When arranging the food and beverage for your
meeting, options on the same old catering menu can be pretty
boring. Sometimes it seems that every facility offers the same
items they just give them different names. After all, how many ways
can you serve scrambled eggs and bacon for breakfast or prepare a
chicken Caesar salad for lunch? How many times can you serve
chicken and still keep attendees happy?
To add some zest, follow these suggestions for straying from
Know Your Client
Before deciding to tweak the banquet offerings, find out what your
attendees like to eat. To create a winning menu, you need to know
your group’s demographics and eating habits, what they enjoyed last
year and what wasn’t so popular.
Refer to your notes from events past to learn from old home
runs and errors. Or, if you are new to the event, ask committee
members or others involved in the planning process to recall what
earned raves and what went back to the kitchen untouched.
Make sure whatever you serve fits your audience. A group
function simply is not the time to surprise meat eaters with a
plate of sushi.
Of course, your budget will control what meals you can serve.
You should know exactly how much you have to spend for every meal,
including the accompanying tax and gratuity. This will help you
decide what you can afford and how much wow you can add to the
Meet the Chef
A great way to ensure a wonderful dining experience is to
engage those who will be preparing your meals.
As the menu discussions begin, ask to meet with the chef. Get
together in the catering manager’s office so you can chat and get
to know one another. Ask where the chef studied, where he
apprenticed, other jobs he’s held and what his current favorite
ingredients are. Show interest in the rest of the kitchen staff by
touring their work areas and asking questions about what they like
to cook. Let them know you are excited to have them on your
Share your experiences with the chef, including what has been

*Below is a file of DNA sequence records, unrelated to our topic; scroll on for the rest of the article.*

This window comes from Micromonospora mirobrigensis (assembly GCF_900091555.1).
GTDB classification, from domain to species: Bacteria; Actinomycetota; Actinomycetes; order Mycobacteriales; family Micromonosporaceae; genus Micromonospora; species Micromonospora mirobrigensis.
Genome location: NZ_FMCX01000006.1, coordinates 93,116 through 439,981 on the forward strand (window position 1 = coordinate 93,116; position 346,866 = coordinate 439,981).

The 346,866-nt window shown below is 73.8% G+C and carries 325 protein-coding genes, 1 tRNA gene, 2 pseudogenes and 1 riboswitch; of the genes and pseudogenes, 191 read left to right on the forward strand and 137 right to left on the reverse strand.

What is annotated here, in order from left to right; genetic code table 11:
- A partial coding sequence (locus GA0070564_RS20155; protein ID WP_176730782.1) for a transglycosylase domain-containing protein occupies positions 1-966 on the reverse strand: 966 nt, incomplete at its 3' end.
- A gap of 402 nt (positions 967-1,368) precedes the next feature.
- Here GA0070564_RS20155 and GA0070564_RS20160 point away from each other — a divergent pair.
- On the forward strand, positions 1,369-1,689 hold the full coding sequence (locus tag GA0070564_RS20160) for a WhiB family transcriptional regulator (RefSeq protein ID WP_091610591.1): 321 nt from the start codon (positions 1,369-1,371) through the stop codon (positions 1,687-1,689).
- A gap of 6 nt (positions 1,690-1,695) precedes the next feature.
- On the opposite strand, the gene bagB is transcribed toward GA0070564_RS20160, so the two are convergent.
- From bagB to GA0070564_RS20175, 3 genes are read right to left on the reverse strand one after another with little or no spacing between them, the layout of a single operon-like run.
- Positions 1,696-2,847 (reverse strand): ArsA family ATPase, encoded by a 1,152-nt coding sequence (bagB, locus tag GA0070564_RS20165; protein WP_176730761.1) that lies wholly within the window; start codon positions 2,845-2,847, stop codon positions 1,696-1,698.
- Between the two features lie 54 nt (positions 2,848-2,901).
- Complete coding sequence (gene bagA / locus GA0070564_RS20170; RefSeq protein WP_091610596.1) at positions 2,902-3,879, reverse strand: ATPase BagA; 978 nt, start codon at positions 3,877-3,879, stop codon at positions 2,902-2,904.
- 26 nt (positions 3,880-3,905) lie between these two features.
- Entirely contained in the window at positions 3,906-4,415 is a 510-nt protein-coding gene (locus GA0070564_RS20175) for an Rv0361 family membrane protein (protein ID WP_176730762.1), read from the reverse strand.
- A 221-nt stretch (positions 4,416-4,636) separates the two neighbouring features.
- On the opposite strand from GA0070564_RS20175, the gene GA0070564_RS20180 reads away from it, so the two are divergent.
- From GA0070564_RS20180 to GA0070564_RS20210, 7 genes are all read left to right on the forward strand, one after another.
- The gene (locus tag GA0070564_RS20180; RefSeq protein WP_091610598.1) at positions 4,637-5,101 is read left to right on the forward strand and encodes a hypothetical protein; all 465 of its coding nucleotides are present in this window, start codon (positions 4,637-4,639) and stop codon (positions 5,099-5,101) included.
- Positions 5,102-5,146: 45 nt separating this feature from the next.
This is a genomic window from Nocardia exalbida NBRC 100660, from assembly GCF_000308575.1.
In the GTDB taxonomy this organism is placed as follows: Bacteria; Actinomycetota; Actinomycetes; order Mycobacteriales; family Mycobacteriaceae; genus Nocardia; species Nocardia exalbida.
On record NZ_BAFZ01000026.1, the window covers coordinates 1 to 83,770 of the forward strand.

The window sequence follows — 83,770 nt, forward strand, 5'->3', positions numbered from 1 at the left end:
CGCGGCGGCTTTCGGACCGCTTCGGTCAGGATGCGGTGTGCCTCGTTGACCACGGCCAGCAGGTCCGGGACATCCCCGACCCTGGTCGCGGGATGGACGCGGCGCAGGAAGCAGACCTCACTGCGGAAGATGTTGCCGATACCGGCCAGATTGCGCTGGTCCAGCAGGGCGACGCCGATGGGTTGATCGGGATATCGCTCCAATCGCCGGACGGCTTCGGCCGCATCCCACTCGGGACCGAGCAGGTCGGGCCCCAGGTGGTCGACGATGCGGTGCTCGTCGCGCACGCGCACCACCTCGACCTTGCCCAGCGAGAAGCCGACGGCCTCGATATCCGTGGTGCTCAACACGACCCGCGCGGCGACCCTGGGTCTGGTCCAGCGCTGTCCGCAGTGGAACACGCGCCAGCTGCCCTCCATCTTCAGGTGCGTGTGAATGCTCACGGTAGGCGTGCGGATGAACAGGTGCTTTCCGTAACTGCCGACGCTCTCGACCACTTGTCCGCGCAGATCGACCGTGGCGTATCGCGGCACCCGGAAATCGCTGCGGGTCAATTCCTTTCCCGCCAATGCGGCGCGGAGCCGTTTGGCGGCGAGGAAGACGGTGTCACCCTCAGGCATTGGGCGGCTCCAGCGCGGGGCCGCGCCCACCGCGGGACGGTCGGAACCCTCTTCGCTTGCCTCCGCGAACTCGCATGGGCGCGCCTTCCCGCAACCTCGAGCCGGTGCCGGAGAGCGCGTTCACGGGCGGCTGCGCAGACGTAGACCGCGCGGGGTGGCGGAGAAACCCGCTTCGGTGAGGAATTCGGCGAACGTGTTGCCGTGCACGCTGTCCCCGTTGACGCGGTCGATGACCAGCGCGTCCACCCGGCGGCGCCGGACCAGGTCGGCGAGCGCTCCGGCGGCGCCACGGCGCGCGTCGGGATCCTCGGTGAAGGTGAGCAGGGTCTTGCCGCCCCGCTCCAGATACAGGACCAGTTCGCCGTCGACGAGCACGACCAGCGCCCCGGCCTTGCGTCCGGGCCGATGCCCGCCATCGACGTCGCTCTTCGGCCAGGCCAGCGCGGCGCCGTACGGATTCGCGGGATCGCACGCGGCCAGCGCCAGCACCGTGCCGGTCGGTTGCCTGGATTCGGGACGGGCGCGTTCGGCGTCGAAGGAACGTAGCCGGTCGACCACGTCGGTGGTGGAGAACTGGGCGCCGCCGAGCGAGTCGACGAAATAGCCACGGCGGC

successful with your group or areas that could use some
improvement. Discuss your budget, and ask for help creating
something new and fresh within your price range. Most kitchen
staffs will be happy to be given such a challenging
Make It Special
We meeting planners have hundreds of details to manage and
often get comfortable doing elements of our jobs the same way every
time. Managing meals is no exception.
So how do we keep things under control but create an
environment that encourages creativity? By trying to make the meal
For example: Instead of a plated meal with salad, pasta and a
dinner roll, add some pizzazz by theming the meal. Have the
waitstaff wear chef’s hats, play some great Italian music, set up
pasta stations in front of the guests, and offer varieties of sauce
and toppings for them to dress their plates themselves.
Serve the salad and rolls family-style from large bowls placed
at each table. Instead of cola and iced tea, offer Italian-style
flavored waters and maybe hire a singing waiter to serve the
drinks. After the meal, offer espresso instead of coffee. Make it
fun for everyone, including the servers.
A good reason to go off menu is to engage and inspire all those
involved in the meal-planning process including you. Yes, it’s a
lot easier to just pick up a menu and order “the usual” corporate
cuisine, but why do that when a whole new world of wonderful dining
experiences awaits the enjoyment of all? All you have to do is
Bob Krause is founder of Plann-It Meetings & Events
in San Diego (www.plann-it.com),
specializing in corporate meetings.